Bats are common flying mammals that live across Texas. They belong to an order of mammals called Chiroptera, which is Latin for “hand wing”. Although people associate bats with vampires, Halloween, and rabies, bats are truly misunderstood creatures. They spend most of their waking hours feeding on insects, like nature’s own form of pest control. Bats in Dallas aren’t out for human blood or human interactions at all. They become active at dusk and sleep in hidden enclosed spaces during the day. Even if you don’t see bats, they are very prevalent throughout the Dallas, TX area.

What kinds of bats live in North Texas?

There are over 1,400 species of bats across the world with 33 species in Texas alone. The most common bats in the Dallas area are evening bats, little brown bats, and the infamous Mexican free-tailed bats.

Photo Credit: iNaturalist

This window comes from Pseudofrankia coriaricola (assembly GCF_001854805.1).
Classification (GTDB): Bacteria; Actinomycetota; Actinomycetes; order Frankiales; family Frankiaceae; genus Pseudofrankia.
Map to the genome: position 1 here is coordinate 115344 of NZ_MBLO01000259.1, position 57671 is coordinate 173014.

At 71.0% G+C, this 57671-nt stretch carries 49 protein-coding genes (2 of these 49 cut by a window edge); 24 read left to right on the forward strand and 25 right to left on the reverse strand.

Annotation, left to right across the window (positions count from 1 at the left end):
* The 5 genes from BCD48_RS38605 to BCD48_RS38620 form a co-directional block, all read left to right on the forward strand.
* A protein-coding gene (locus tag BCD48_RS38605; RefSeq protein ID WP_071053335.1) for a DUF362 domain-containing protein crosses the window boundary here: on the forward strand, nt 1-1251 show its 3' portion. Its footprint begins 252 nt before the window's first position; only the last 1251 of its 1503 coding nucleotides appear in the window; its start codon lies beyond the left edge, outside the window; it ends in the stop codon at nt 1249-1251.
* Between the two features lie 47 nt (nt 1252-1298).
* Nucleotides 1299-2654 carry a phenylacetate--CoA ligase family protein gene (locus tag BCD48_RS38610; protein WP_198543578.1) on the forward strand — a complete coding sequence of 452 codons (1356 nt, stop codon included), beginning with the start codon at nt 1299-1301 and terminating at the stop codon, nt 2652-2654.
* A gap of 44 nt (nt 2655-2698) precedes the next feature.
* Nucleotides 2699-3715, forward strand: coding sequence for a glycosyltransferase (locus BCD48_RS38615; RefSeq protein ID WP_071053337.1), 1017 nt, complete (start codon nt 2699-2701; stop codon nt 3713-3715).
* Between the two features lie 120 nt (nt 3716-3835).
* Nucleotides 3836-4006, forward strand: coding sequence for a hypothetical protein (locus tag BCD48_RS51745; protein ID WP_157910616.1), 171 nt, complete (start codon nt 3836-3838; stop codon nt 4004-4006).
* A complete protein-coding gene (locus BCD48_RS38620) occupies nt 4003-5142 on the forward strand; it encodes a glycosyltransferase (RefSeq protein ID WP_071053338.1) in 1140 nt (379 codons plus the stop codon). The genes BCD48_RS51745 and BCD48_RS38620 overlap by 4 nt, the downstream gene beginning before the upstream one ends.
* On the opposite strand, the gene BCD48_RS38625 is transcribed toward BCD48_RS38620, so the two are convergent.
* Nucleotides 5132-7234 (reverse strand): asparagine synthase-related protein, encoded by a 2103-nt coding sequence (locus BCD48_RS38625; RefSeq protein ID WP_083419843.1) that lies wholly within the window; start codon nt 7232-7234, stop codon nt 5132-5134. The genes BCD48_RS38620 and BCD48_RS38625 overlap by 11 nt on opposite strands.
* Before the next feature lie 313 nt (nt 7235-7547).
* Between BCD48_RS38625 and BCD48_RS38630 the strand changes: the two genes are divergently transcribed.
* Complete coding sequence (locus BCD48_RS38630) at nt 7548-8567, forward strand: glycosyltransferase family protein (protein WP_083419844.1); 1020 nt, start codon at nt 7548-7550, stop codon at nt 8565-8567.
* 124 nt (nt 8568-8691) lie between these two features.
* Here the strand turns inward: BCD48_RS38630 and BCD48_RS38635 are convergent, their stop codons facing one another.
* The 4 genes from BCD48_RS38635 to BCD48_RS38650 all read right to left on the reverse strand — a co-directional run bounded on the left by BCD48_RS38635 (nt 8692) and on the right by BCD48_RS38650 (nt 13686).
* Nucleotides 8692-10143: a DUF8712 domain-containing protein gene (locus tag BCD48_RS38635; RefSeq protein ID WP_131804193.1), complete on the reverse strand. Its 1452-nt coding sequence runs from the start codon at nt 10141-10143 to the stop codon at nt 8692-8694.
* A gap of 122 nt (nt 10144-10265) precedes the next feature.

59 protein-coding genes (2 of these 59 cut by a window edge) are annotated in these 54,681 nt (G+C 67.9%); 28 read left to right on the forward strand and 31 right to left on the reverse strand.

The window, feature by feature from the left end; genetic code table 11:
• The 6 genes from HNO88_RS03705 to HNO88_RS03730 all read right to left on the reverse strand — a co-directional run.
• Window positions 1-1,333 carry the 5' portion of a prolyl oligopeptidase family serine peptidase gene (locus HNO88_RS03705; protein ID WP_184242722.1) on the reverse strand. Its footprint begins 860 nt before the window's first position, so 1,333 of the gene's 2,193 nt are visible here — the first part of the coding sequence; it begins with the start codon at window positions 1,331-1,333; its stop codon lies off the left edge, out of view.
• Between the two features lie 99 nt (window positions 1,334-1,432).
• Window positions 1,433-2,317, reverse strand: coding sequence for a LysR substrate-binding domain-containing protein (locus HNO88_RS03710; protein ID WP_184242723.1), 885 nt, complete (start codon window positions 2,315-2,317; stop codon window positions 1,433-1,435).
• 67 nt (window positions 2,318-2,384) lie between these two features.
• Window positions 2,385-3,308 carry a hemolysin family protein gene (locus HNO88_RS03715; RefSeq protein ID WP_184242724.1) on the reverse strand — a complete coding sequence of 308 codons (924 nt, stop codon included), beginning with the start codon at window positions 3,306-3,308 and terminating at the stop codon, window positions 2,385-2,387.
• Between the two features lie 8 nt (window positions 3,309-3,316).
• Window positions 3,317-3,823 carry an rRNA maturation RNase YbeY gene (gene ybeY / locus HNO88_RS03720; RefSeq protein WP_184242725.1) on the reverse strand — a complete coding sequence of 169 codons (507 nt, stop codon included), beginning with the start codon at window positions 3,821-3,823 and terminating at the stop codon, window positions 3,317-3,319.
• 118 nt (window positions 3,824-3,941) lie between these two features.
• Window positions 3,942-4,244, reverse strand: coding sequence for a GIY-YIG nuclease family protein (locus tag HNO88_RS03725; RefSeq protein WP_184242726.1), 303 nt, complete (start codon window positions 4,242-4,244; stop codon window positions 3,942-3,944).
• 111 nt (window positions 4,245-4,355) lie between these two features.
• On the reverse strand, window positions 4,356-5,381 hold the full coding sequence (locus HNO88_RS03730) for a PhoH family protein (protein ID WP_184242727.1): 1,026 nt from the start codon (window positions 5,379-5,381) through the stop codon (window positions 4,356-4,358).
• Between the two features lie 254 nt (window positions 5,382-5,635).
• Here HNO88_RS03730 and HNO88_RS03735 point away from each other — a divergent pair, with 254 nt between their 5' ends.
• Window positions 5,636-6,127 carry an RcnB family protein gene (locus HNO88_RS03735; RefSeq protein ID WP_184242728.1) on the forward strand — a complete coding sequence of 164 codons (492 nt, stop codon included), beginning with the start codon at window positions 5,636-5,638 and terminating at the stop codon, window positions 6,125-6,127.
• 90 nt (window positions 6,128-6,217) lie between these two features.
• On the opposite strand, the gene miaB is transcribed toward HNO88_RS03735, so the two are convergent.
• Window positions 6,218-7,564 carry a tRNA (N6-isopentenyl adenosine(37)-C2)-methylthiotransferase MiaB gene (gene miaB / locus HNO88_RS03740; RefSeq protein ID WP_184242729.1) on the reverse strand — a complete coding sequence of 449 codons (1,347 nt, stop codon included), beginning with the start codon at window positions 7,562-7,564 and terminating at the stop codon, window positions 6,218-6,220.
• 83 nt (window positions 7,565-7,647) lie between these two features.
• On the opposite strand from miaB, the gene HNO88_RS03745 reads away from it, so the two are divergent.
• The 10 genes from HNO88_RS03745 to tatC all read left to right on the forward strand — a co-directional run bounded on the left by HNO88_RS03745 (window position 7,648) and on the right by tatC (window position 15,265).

Evening Bats

Evening Bats are dark brown with black wings and ears, with a wingspan of 10-11 inches. According to the Texas Parks and Wildlife Foundation, evening bats have a very short lifespan of 2-5 years. You can find them roosting in trees, behind loose bark, attics, and barns. These small insectivores are beneficial to the environment as they eat bugs including moths, flying ants, June bugs, and Japanese beetles as they swoop through the skies around dusk.

Little Brown Bats

Little Brown Bats are about the size of your thumb, with a wingspan of about 11 inches. Its fur is brown with darker spots on its back and upper body, with lighter spots on its chest and belly. According to, “a single little brown bat can eat up to 1,000 mosquitoes in a single hour, and is one of the world’s longest-lived mammals for its size, with a lifespan of almost 40 years.” Little brown bats are not territorial, putting you at risk for a large number of bats gathered in a single roost.